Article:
Last weekend, three weeks after Baby Buddy's and Weasley's passings, I was able to pick up and pack up Buddy's new dish, coat, scarves and toys and put them in a box. I still have yet to be able to put up his collar, harness and leashes. Those things are still outside on the chair just as they were the day after his passing from my washing them. Every evening I know they are out there as I pass on my way back from work, but I don't see them. I try hard not to see them...but I know soon comes the time when I can finally put those in the box too along with his blankies and other things.
Weasley didn't wear a collar. There was never any need as he'd come to me and the rattle of the treat bag faster than you can say Meow any day. He was mummy's boy, always on my pillow at night just above my head until he became so unwell he just needed to rest. My Ginger Tabby Guardian is now resting on the other side with his winter blanket mate. They shared blankets and couch space in winter,s ometimes facing each other but most of the time backs against each other in quiet understanding, paws but no claws.
I've sat on the couch a few rare times since they passed. Buddy's spot was on the couch here in Safari. He'd be up there watching me unless he wanted to play or have tinkle times. He'd then stand up and just give me that look and then tap his paws happily and expectantly.
Tonight however, I was able to sit and truly relax on that couch. I remembered the time in New Hampshire when we ALL crawled onto and into the blankets I put on the couch because the power was out that Thanksgiving weekend. It turns into a bed with a couple of pulls and we all pulled into those blankets that weekend!  Twenty six degrees is a little nippy for any Southern Pup or Fur Cat. We all made space for each other and snugged down at night with extra blankets over ALL of us, cats, dog and me. We kept each other warm. During the day I did my best to do the normal things but we hunkered under blankets, Buddy and cats on the sofa. Me in the chair with two layers of socks and blankets with a cat or two snuggled up close.
Coming back south he laid on that couch being so good for my daughter, her other half and me. He was the best of boys always but on that trip he was Amazing. He did the two thousand plus miles with me up and back down with no frustrations only Love. He'd sniff new places and when my son-in-law took him for potty walks they went off and I knew Buddy was happy by his body language. Up he'd jump on the couch right after his drink of water at the end of his walkie.
So sitting on that empty sofa tonight and relaxing for the first real time while sitting there let's me know I'm healing. I looked around from that perch at my new make shift coffee table and watched Heidiweeness examine my handy work and approve by having a good clean on it first thing. Under two minutes made, that's pretty good for any home to get approval, I thought. My mind went back to all the times he rolled around there where I was sitting, all the times we were cold and I put an extra blanket on him and how he'd go to sleep warmer and relax on there too. I thought of how he'd jump up with a treat every time. He had me SO well trained.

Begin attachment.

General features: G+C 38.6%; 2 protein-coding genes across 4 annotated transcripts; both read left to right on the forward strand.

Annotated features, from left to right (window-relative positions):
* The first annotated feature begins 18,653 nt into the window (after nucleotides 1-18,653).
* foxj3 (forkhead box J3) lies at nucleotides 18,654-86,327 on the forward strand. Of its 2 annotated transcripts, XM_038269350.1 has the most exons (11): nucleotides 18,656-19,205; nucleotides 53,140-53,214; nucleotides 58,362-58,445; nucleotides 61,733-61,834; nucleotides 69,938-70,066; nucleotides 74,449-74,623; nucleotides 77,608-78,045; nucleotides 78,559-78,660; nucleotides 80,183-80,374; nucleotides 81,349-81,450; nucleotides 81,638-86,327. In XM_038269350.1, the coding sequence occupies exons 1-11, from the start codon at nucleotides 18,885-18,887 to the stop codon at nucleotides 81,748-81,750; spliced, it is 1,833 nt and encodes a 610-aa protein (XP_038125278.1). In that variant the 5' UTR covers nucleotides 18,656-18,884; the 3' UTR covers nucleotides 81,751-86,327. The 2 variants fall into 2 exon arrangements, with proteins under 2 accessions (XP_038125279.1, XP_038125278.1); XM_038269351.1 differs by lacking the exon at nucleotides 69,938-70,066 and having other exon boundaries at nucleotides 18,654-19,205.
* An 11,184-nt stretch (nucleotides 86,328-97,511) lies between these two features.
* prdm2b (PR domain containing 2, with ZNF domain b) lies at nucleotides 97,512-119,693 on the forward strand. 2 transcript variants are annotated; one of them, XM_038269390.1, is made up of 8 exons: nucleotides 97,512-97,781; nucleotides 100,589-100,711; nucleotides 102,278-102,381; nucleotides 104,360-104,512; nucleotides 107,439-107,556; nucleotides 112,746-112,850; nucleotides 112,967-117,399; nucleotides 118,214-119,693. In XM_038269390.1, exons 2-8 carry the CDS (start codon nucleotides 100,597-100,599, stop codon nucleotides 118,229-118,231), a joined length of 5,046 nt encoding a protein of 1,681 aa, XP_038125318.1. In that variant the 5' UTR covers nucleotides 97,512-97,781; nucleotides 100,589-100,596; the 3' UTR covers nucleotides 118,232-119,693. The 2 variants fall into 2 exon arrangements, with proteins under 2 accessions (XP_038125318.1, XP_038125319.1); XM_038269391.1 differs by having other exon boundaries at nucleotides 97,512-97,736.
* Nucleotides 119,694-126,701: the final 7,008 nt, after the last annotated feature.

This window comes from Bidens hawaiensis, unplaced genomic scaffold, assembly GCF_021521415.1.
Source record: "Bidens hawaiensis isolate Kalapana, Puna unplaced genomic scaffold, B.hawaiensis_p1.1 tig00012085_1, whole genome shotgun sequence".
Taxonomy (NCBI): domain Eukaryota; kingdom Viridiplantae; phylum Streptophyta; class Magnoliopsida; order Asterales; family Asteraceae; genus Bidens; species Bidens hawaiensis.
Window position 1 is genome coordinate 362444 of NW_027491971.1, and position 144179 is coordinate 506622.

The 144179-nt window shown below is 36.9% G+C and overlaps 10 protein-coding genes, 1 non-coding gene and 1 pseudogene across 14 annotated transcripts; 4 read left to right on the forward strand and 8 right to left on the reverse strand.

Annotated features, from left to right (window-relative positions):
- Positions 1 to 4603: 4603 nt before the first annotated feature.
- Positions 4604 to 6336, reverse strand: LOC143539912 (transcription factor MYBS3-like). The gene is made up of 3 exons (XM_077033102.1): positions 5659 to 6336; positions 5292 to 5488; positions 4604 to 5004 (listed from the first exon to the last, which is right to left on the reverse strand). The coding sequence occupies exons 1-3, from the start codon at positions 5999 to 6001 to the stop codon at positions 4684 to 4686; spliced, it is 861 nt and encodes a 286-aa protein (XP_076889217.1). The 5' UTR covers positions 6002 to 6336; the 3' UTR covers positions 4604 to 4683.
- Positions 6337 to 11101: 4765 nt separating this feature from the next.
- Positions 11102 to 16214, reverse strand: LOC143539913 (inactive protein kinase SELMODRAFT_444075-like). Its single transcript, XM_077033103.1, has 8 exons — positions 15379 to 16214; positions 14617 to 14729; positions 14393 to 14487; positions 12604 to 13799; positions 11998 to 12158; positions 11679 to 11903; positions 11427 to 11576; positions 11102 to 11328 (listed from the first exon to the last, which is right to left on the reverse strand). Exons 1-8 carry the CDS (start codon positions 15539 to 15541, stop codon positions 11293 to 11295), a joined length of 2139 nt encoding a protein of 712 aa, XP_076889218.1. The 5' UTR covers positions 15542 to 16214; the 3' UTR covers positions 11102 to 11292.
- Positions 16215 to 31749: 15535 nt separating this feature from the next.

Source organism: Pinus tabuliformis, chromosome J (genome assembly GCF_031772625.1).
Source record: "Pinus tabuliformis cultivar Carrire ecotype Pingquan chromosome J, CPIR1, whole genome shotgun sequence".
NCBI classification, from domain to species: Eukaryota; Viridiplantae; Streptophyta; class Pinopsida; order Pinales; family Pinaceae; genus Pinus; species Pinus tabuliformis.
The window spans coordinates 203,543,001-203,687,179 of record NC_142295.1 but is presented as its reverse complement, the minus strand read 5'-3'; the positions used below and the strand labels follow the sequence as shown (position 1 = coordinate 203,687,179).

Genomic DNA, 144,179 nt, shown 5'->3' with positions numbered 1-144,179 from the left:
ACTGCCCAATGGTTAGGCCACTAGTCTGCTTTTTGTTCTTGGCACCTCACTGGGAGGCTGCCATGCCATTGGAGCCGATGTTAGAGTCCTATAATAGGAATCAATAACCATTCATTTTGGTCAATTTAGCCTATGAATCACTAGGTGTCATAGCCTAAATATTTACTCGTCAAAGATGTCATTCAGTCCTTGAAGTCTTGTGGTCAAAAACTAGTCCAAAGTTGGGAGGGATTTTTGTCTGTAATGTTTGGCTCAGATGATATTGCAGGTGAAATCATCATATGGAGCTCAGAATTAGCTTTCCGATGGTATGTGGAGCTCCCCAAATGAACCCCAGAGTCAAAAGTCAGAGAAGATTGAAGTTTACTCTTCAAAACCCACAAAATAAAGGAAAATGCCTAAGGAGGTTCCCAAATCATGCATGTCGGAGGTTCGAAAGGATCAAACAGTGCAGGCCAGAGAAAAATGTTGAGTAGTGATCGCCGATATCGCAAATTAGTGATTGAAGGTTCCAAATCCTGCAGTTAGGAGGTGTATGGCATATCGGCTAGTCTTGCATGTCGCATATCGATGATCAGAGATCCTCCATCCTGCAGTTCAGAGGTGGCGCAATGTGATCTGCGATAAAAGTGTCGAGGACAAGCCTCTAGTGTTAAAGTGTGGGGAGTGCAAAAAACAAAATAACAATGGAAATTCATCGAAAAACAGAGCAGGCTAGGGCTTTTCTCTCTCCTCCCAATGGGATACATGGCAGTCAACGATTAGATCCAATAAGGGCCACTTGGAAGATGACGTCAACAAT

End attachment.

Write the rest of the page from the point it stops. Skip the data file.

I'm looking at that sofa now and for three weeks plus it's been fairly tidy, no blankets or coverings all over the place in a pile/nest he'd made. I'd never fuss, but would kid him that he'd just mussed up 20 minutes of making it nice for him. He'd look and me and snitz then finish his handy work of making it a just right little nest.
Yes, I've seen him a few times around and about this home of ours. He's been on a few walks with me. Buddy showed up shortly after he passed laying in the bedroom complete with the tail he'd had amputated 5 years ago this month from an infection. He's shown up at work and had others bring in their dogs to my other job too just after he'd passed. One was even a little black dog, similar to him in size as well as a rescue named Buddy.
Weasley sent me a card of sorts. He's not let me go without his signs either. He's having Weeness do a few things at times. Animals will often have their furry brothers or sisters give them a helping hand with signs and oh he's been up to a few things there. He's also made pictures keep downloading even though the settings aren't supposed to allow that to happen and it's “funny” that they are only photos of him that do it. He's a busy boy too for mum.
Yes I'm healing but I'll admit there have been a few tears whilst writing this about my best golden boys in the Universe.
Weasley's momma was a show cat as was my Buddy boy...The joke is they “showed up.” Buddy was all that I'd asked for in a little dog when I knew Dixxie Marie was going to be crossing. Weasley was every bit my Ginger Guardian of a Tom Tom. Both boys watched out for mum as do their brothers and sisters still on this side.
After five and twelve years respectively how can I not grieve my two ginger boys? Yes I grieve, it's a process we ALL have to endure for those we love in human form as well as furry four legged, or feathered, or scaled. I know since working with those on the other side it takes a little less time. I know, not believe, not feel, but KNOW there is more to life. Even though I know I still want to smell their smells, rub their fur and even have to go out for one more late night tinkle in the cold rain...because of Love.